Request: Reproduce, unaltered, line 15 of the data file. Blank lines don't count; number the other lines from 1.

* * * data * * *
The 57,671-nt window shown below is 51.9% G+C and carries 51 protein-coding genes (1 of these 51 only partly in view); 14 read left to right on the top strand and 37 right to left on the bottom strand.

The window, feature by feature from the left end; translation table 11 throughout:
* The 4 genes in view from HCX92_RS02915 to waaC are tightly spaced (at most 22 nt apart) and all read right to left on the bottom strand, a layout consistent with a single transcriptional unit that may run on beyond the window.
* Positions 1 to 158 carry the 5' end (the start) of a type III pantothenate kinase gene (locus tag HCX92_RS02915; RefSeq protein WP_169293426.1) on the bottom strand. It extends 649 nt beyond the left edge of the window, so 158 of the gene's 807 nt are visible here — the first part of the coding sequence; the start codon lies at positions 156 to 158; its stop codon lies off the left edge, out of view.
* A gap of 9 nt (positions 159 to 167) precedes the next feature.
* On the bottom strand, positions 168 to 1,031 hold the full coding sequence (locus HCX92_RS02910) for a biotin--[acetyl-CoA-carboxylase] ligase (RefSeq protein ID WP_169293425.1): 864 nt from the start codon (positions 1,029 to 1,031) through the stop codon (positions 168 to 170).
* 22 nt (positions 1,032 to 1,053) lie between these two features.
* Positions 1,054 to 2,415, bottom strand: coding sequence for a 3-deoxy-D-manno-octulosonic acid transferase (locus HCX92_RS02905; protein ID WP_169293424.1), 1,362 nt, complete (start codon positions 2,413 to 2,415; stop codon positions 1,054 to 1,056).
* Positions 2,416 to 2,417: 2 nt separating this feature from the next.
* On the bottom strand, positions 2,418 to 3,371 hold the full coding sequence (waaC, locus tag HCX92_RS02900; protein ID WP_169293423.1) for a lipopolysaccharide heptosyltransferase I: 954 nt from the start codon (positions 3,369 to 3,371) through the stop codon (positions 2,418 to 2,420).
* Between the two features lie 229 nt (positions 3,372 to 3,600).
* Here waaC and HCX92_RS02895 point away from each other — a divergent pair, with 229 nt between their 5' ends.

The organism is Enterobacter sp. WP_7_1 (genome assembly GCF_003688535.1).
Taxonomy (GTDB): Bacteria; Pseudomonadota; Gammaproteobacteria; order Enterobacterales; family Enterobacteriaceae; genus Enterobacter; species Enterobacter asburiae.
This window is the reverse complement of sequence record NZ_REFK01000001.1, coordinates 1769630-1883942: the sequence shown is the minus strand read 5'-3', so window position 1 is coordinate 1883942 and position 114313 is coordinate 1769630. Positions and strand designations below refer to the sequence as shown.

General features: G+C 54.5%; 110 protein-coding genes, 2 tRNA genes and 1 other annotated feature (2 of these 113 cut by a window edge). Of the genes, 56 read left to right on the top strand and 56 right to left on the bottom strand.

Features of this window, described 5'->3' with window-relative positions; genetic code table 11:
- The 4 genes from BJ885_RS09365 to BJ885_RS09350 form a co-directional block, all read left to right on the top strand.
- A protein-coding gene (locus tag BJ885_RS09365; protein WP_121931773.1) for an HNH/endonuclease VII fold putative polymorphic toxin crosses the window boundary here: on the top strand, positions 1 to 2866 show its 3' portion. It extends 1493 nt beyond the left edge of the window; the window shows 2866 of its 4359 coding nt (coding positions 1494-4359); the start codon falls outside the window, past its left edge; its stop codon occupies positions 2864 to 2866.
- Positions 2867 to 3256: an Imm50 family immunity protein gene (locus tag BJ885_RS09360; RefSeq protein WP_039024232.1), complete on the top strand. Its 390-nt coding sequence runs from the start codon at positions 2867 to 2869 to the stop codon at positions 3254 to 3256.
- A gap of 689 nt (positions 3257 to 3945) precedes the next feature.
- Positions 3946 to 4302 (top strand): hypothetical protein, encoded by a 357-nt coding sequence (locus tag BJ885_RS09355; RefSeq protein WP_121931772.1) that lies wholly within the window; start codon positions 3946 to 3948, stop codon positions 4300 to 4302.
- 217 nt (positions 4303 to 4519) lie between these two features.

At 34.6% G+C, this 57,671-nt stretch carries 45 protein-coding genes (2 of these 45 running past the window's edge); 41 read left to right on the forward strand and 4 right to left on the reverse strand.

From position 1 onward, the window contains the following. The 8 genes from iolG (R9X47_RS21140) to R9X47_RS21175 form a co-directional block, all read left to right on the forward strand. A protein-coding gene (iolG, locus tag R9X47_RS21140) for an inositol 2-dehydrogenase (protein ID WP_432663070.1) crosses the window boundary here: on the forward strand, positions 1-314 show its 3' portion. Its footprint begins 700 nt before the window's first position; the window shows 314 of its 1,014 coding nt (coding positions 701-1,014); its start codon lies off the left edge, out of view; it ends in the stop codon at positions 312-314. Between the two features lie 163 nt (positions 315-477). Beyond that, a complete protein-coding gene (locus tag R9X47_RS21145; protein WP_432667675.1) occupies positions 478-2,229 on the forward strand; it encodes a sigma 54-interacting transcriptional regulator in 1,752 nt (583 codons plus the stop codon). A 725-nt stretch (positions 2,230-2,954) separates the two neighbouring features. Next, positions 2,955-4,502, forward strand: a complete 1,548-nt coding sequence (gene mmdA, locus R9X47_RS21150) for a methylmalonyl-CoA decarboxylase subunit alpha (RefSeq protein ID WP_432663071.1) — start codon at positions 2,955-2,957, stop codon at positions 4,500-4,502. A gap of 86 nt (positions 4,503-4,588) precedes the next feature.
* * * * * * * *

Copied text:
This window is the reverse complement of sequence record NZ_REFK01000001.1, coordinates 1769630-1883942: the sequence shown is the minus strand read 5'-3', so window position 1 is coordinate 1883942 and position 114313 is coordinate 1769630. Positions and strand designations below refer to the sequence as shown.